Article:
While taking away the terrorist designation could have a positive impact on the humanitarian crisis, it could have been done privately at first in conjunction with an incentive to follow it. Namely, President Biden could have told the Houthi group that he would remove the designation on the condition that they stop civilian attacks. Doing so could have led to peace —even if only temporary. However since the announcement has been made, the Houthi rebels have restarted their attack on the Marib province, putting millions of civilians in harm’s way. Taking away the designation has only spurred continued violence by the Houthis on Yemeni civilians. Additionally, the prime reason given to remove the terrorist label is to ensure that aid would continue to be given to civilians under Houthi rule. But while it is important that the humanitarian crisis should end and that civilians in the area be helped, the aid that was going to the Houthi group has been severely mismanaged, with a large proportion of funds not reaching afflicted populations.. Therefore, removing the designation is not a purely strategic action —it is inherently a political statement.
Another strategy that could have been followed, instead of making a statement with the hidden implication that Iran does have legitimate authority to operate in Yemen, could have been to privately relay to Saudi officials that America will make future arms sales to Saudi Arabia conditional on constructive peace negotiations.. Doing so would have allowed President Biden to take steps towards peace and would give him and his administration time to create a comprehensive plan to end the Yemeni Civil War.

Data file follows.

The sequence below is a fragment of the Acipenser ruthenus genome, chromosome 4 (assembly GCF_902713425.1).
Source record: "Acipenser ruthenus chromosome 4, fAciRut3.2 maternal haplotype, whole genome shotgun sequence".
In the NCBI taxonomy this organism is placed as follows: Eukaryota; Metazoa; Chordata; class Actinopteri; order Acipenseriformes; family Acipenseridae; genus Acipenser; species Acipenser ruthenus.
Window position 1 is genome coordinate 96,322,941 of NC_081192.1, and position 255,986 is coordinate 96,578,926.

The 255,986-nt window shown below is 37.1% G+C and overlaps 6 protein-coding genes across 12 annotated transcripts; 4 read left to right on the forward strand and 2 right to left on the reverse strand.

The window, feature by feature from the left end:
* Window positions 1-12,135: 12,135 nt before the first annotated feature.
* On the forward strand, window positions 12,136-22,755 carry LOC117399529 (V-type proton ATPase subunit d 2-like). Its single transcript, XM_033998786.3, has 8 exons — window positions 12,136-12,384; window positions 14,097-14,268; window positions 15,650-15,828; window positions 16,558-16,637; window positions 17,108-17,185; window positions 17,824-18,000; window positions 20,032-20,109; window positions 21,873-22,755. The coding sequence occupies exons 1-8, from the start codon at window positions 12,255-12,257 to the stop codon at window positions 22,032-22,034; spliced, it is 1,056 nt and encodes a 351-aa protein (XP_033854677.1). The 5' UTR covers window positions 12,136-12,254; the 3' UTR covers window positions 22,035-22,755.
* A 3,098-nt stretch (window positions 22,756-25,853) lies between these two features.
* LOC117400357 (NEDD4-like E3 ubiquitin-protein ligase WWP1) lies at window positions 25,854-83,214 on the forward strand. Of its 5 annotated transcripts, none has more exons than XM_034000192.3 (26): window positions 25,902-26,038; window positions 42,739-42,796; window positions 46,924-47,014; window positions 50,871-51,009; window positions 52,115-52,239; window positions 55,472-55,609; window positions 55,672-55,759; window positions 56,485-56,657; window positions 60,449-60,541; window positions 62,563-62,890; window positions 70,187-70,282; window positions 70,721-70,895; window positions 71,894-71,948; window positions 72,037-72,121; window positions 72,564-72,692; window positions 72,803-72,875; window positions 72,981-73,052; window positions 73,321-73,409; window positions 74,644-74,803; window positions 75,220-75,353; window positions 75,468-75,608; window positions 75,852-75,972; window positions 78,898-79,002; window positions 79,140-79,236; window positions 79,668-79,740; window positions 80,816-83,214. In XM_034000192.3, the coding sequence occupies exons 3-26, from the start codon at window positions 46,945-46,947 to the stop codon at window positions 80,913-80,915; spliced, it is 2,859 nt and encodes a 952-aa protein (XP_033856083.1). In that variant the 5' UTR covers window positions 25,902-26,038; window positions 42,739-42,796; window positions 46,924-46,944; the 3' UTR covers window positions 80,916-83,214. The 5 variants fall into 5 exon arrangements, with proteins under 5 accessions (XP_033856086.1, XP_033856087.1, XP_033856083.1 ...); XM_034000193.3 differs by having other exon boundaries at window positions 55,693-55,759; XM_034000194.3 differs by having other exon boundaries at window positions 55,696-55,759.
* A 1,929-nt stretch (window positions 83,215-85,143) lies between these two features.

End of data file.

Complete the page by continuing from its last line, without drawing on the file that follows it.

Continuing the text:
The implication that Iran has the preponderance of power in Yemen impacts not only the Yemeni Civil War but also the future of Iran and its nuclear weapons. It is public information that President Biden would like to reenter the Iran Nuclear Deal but is only willing to do so if Iran becomes compliant with the terms. In order to maintain a strong bargaining position, the Administration must ensure that it does not unintentionally signal to Tehran that the Iranians have the upper hand in any conflict.
Taking these steps not only sends a message to Iran but would also demonstrate that President Biden intends to reassess the nature of the United States’ relationship with Saudi Arabia. Taking away military support is a sign that Biden’s administration may not be as friendly to Saudi Arabia as the Trump administration was. Saudi Arabia became a closer ally in the Middle East over the past four years and President Trump relied on that friendship to keep Iran in check. The Biden administration seems to be taking a different approach to the threat of Iran and, even more broadly, to the Middle East as a region.
Six years ago, people believed that swift action could end the war. But that is no longer the case. Rushing into a solution only has the potential to prolong the situation in Yemen and negatively affect other conflicts and issues in the Middle East. Therefore, instead of taking action that simply makes a big statement and hope for hasty change, President Biden and his administration should take the time to create a comprehensive plan that will solve or at least help all aspects of the Yemen War. So while I commend President Biden for his desire and steps to end the war, I urge caution and serious consideration of the bigger picture before any more action is taken.